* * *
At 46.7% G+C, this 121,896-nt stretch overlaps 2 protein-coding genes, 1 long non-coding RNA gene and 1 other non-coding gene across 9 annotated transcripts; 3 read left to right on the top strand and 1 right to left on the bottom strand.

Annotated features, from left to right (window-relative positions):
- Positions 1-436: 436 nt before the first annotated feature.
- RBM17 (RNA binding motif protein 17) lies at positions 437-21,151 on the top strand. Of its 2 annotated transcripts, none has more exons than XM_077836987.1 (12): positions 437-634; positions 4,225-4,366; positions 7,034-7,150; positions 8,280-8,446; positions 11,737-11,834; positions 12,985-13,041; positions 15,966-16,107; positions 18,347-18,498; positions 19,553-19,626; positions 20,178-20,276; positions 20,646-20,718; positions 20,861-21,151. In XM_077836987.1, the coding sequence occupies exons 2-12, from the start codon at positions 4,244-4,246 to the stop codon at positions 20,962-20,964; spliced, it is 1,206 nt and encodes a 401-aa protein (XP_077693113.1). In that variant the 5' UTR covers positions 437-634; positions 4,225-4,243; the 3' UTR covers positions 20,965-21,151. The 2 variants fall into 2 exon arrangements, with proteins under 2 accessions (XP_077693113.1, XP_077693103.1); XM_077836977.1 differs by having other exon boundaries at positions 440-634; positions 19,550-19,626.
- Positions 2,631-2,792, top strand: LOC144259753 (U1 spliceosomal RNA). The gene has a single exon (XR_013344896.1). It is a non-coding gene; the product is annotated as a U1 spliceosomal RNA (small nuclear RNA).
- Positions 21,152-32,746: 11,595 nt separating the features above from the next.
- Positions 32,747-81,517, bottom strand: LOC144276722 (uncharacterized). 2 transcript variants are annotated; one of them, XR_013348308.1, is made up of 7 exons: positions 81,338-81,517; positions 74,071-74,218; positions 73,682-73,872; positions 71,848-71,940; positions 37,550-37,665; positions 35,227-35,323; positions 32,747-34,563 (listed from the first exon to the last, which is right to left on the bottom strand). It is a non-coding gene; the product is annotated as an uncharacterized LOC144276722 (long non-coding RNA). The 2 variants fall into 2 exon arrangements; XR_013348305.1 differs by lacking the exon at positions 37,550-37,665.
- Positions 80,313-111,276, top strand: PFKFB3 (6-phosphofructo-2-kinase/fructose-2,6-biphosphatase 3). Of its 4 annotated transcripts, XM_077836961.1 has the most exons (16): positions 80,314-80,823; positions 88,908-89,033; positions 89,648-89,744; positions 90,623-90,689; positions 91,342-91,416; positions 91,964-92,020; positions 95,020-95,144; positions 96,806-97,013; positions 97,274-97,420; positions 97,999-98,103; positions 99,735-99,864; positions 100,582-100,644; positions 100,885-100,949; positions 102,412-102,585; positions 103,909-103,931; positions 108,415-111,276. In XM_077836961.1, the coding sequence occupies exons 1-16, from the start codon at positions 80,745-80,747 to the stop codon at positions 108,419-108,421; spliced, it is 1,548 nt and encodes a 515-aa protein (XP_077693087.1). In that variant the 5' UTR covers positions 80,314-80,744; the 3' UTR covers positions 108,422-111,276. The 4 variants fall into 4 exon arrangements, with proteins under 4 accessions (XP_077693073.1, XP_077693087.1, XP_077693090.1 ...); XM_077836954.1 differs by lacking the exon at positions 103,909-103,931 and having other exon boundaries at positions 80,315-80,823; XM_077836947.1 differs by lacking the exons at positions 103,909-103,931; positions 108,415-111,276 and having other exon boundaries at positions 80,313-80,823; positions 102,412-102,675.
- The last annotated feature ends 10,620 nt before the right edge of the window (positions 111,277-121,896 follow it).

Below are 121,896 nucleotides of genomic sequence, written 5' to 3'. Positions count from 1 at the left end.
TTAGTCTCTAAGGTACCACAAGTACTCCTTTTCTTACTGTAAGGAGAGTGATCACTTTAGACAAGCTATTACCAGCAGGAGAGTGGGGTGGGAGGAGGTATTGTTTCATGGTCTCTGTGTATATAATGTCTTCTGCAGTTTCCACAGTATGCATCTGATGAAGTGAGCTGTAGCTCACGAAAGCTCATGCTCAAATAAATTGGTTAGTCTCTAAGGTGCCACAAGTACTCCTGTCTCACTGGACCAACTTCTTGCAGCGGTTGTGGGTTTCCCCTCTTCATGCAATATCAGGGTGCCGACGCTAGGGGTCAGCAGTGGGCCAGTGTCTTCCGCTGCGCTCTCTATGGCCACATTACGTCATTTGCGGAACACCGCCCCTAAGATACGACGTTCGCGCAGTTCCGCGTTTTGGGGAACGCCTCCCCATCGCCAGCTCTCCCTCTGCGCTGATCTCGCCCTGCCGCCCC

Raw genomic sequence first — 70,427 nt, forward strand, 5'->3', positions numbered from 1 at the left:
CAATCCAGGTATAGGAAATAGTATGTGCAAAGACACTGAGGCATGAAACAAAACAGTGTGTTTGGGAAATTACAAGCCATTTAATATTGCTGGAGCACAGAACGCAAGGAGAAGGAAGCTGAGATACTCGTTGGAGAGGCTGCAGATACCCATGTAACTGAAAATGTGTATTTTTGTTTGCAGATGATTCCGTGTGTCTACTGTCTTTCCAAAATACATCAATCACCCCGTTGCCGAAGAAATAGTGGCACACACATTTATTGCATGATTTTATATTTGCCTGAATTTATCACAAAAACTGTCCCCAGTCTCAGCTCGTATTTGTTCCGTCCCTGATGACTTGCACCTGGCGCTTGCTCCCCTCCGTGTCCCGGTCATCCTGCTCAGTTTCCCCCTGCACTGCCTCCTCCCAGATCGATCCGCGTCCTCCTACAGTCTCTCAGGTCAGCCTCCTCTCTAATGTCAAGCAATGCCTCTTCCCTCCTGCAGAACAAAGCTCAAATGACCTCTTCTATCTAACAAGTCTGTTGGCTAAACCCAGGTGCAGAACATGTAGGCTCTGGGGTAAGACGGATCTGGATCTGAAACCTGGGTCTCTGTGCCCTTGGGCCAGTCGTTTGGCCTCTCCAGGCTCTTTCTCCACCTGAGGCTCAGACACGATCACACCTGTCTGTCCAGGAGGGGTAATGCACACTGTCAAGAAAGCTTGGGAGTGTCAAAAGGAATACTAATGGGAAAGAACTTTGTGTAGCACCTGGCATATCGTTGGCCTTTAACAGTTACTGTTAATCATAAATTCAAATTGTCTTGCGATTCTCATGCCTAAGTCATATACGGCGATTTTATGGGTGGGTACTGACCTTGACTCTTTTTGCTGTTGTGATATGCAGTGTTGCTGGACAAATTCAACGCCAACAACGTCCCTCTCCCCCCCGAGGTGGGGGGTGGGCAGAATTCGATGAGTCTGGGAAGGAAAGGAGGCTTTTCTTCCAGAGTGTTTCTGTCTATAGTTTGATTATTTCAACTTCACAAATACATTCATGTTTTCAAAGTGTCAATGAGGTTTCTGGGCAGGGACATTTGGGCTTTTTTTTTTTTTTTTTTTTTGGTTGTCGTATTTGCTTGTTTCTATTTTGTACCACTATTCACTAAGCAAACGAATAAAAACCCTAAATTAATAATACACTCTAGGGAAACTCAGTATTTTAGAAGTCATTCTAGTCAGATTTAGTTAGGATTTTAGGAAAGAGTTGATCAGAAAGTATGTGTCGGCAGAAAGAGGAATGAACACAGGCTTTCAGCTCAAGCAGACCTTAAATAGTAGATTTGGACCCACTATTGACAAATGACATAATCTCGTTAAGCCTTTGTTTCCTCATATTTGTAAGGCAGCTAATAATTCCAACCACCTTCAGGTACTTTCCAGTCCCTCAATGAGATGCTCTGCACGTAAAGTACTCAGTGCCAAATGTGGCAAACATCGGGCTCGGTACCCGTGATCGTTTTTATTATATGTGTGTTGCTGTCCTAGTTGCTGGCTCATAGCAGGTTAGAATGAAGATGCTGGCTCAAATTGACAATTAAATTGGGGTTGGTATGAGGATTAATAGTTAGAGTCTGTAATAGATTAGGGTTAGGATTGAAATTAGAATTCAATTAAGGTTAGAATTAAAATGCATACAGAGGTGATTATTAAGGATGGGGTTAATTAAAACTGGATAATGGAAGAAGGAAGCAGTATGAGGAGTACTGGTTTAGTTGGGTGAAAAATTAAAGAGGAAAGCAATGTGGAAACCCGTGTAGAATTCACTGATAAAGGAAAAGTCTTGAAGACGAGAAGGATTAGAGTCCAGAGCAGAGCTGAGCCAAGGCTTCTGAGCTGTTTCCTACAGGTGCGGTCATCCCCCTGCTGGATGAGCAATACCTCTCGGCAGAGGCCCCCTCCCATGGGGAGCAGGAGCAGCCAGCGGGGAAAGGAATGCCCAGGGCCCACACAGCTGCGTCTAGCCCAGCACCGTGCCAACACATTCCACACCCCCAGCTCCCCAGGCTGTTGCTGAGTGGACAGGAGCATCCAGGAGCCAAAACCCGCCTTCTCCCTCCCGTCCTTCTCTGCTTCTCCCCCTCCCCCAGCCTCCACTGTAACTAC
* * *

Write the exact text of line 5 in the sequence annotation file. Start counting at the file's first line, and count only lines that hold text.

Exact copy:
- Positions 2,631-2,792, top strand: LOC144259753 (U1 spliceosomal RNA). The gene has a single exon (XR_013344896.1). It is a non-coding gene; the product is annotated as a U1 spliceosomal RNA (small nuclear RNA).